Year: 2021 Source: BMC Family Practice. (2020). 21(1):20. doi: 10.1186/s12875-020-1087-4. SIEC No: 20210097

Background: Patient safety issues in primary health care and in emergency departments have not been as thoroughly explored as patient safety issues in the hospital setting. Knowledge is particularly sparse regarding which patients have a higher risk of harm in these settings. The objective was to evaluate which patient-related factors were associated with risk of harm in patients with reports of safety incidents.

Methods: A case-control study performed in primary health care and emergency departments in Sweden. In total, 4536 patients (cases) and 44,949 controls were included in this study. Cases included patients with reported preventable harm in primary health care and emergency departments from January 1st, 2011 until December 31st, 2016.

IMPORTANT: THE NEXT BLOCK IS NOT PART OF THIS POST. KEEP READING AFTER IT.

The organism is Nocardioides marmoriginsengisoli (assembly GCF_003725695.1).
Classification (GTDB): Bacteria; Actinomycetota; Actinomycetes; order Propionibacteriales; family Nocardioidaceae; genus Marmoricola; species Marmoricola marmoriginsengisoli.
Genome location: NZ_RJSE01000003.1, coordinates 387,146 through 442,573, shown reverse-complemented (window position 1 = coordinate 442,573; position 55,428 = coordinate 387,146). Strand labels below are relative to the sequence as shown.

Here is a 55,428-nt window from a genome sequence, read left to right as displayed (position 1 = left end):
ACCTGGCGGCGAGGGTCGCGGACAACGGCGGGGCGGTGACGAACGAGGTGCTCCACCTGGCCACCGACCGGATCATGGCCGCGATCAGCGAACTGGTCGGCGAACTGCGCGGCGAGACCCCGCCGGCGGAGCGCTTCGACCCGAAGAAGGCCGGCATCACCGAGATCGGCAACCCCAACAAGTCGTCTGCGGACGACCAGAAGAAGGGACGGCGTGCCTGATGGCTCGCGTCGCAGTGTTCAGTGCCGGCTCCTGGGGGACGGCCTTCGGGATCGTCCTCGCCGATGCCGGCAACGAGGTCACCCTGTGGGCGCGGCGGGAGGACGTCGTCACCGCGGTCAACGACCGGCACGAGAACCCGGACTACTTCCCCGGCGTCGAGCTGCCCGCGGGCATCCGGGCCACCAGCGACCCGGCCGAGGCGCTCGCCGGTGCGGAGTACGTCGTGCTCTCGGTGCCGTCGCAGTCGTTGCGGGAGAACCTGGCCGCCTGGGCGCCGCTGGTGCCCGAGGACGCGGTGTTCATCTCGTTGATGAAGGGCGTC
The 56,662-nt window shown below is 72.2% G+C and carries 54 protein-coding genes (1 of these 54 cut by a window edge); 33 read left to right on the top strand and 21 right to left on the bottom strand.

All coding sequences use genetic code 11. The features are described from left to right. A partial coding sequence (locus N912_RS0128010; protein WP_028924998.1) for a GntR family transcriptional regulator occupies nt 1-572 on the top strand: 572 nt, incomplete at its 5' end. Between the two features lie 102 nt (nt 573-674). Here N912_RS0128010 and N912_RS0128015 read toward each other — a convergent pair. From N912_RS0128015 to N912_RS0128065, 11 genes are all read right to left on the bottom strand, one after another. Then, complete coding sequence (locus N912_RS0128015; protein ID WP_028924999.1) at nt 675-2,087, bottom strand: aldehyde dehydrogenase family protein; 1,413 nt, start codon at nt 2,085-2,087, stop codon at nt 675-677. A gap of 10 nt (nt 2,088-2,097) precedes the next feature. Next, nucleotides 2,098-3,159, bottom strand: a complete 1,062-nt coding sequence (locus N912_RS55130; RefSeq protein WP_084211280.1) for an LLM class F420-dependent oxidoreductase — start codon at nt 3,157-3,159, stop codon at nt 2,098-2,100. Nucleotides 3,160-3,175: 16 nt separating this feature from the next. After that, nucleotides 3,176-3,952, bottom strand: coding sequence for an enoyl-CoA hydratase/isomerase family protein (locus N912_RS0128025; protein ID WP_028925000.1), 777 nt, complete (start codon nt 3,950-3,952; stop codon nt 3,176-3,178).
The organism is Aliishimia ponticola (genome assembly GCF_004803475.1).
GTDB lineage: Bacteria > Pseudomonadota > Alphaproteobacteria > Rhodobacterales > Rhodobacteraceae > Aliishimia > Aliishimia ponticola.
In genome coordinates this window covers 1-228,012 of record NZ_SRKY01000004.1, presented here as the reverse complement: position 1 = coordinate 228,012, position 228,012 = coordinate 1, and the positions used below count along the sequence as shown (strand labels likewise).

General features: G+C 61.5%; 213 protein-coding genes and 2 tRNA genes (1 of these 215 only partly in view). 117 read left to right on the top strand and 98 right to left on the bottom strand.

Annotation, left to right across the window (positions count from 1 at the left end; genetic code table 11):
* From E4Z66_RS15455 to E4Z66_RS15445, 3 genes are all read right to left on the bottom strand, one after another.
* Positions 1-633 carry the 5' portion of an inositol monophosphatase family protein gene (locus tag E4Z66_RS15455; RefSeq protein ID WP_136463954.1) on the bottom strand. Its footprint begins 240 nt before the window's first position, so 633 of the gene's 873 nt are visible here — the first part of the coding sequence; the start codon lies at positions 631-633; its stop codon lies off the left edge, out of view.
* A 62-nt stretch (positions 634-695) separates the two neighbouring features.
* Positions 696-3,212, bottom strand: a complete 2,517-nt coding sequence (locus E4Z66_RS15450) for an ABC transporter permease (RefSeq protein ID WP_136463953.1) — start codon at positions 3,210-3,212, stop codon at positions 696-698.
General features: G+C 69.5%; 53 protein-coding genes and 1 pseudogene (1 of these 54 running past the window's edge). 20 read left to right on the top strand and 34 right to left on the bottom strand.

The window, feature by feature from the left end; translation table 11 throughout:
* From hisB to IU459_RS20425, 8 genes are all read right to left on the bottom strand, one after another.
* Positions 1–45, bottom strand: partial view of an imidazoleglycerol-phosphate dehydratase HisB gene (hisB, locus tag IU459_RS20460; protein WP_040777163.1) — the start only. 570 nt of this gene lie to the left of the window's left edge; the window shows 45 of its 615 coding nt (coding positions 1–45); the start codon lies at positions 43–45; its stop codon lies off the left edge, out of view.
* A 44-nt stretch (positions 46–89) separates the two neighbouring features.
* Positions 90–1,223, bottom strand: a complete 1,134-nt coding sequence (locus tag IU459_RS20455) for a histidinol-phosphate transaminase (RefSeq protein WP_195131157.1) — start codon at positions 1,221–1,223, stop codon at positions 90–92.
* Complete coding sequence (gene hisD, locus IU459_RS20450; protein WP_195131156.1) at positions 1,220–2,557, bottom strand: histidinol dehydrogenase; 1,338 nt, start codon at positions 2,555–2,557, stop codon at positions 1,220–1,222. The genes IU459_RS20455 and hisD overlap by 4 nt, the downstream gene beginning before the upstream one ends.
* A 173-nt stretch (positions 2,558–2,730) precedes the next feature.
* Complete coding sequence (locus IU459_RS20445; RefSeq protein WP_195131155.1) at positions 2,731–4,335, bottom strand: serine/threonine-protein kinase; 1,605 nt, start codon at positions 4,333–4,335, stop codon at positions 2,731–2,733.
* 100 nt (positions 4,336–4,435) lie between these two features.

Results: Psychiatric disease, including all psychiatric diagnoses regardless of severity, nearly doubled the risk of being a reported case of preventable harm (odds ratio, 1.96; p < 0.001). Adjusted for income and education there was still an increased risk (odds ratio, 1.69; p < 0.001). The preventable harm in this group was to 46% diagnostic errors of somatic disease.

Conclusion: Patients with psychiatric illness are at higher risk of preventable harm in primary care and the emergency department. Therefore, this group needs extra attention to prevent harm.